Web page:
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HCR Law Events

21 October 2021

The Armed Forces Covenant – how it helps your business

Why would businesses and employers want to sign the Armed Forces Covenant – does it help the business or hinder it to employ members of the armed forces community? And, most importantly, what does the covenant mean for those who have served?

We are informed by our own experience – we signed the Armed Forces Covenant in November 2014 and were honoured with a gold award as part of the MOD’s Employer Recognition Scheme in 2019, as a result of our commitment to supporting the armed forces community.

What is the covenant?

Put simply, it is a promise from the nation to ensure that those who serve or have served in the armed forces and their families (known generally as the armed forces community), are treated fairly.

Signing the covenant means that a business is committed to supporting the armed forces community by recognising the value that serving personnel, veterans and military families contribute to our businesses and our communities.

What can businesses and employers do?

What a business actually does to demonstrate its commitment under the covenant is a commercial decision, but what matters, beyond signing up, is to actually do something! The covenant is not a signature in a shiny frame to display proudly by reception. It is a commitment.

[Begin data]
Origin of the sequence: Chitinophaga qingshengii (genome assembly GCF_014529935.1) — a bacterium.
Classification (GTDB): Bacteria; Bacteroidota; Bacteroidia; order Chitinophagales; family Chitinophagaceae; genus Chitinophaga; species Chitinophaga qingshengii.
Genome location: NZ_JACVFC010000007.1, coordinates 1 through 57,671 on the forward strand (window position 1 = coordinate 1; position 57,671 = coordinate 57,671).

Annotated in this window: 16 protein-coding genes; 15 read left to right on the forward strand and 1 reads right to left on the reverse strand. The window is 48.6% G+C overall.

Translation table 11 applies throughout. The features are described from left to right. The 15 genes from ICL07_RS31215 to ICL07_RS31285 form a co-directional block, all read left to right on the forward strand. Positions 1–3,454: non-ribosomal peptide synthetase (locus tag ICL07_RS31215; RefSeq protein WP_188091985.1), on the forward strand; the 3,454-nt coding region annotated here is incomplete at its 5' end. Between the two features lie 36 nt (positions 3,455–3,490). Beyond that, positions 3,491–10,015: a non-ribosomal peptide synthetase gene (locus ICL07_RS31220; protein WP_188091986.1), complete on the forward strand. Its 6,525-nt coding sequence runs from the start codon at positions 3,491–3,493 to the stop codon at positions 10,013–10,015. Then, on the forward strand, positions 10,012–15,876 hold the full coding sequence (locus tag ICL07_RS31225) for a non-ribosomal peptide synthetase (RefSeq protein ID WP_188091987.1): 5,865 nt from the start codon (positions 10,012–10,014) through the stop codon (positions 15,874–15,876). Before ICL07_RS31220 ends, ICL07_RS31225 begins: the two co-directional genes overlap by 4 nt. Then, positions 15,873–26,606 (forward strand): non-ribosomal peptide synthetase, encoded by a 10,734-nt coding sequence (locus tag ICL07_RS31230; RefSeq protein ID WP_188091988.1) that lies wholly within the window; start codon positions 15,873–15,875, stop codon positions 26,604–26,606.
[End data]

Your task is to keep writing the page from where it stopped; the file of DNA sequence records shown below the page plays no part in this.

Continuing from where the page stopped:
From a business perspective, it is a commitment to ensuring that no member of the armed forces community suffers a commercial disadvantage because of their service.

To suggest just a few examples, businesses can:

  • Commit to ignoring pre-conceptions about members of the armed forces community
  • Offer guaranteed interviews to veterans and other members of the armed forces community who meet the minimum selection criteria
  • Recognise equivalent military skills and qualifications when interviewing for new positions
  • Focus recruitment efforts on the armed forces community by working with the Career Transition Partnership and advertising through ‘service-friendly’ recruitment agencies, military charities and publications
  • Accommodate reservist training commitments by offering additional annual leave and other support
  • Accommodate mobilisation of reservists if they are required to deploy
  • Commit to finding alternative employment within the business in another location, if an employee is forced to relocate owing to a partner or family member’s military service
  • Look sympathetically on requests for holidays before, during or after a partner or family member’s overseas deployment
  • Act sympathetically and with understanding towards members of the armed forces community who have been bereaved, whose loved ones have been injured or who might have caring commitments owing to their loved one’s injuries. Consider practical assistance such as unpaid leave or additional flexibility in an employee’s role
  • Make services easily accessible to members of the armed forces community by holding briefing days, showcasing at resettlement events, attending garrison welfare offices and liaising with military charities about the needs of veterans in their community.
  • Offer discounts on goods and services to members of the armed forces community – particularly in relation to services that are particularly relevant, such as legal services.

Why would businesses do it?

The business benefits of supporting and, in particular, employing members of the armed forces community are numerous.